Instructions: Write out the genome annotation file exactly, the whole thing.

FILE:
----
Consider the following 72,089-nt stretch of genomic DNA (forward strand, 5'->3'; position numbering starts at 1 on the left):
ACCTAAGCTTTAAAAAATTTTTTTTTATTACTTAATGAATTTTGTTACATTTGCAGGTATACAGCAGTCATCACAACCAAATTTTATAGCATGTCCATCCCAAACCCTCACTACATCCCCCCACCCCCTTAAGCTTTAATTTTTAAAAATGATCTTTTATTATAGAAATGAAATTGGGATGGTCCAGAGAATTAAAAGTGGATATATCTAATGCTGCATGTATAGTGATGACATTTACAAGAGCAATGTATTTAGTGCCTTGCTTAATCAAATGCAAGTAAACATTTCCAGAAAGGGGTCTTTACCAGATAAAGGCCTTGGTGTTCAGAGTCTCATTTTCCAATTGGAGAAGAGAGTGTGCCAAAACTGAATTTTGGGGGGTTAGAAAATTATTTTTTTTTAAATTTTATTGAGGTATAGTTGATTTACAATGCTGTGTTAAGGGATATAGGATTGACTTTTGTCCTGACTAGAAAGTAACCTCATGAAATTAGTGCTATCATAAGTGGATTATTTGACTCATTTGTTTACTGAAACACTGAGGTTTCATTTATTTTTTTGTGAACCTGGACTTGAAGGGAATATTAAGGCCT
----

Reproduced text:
Consider the following 72,089-nt stretch of genomic DNA (forward strand, 5'->3'; position numbering starts at 1 on the left):
ACCTAAGCTTTAAAAAATTTTTTTTTATTACTTAATGAATTTTGTTACATTTGCAGGTATACAGCAGTCATCACAACCAAATTTTATAGCATGTCCATCCCAAACCCTCACTACATCCCCCCACCCCCTTAAGCTTTAATTTTTAAAAATGATCTTTTATTATAGAAATGAAATTGGGATGGTCCAGAGAATTAAAAGTGGATATATCTAATGCTGCATGTATAGTGATGACATTTACAAGAGCAATGTATTTAGTGCCTTGCTTAATCAAATGCAAGTAAACATTTCCAGAAAGGGGTCTTTACCAGATAAAGGCCTTGGTGTTCAGAGTCTCATTTTCCAATTGGAGAAGAGAGTGTGCCAAAACTGAATTTTGGGGGGTTAGAAAATTATTTTTTTTTAAATTTTATTGAGGTATAGTTGATTTACAATGCTGTGTTAAGGGATATAGGATTGACTTTTGTCCTGACTAGAAAGTAACCTCATGAAATTAGTGCTATCATAAGTGGATTATTTGACTCATTTGTTTACTGAAACACTGAGGTTTCATTTATTTTTTTGTGAACCTGGACTTGAAGGGAATATTAAGGCCT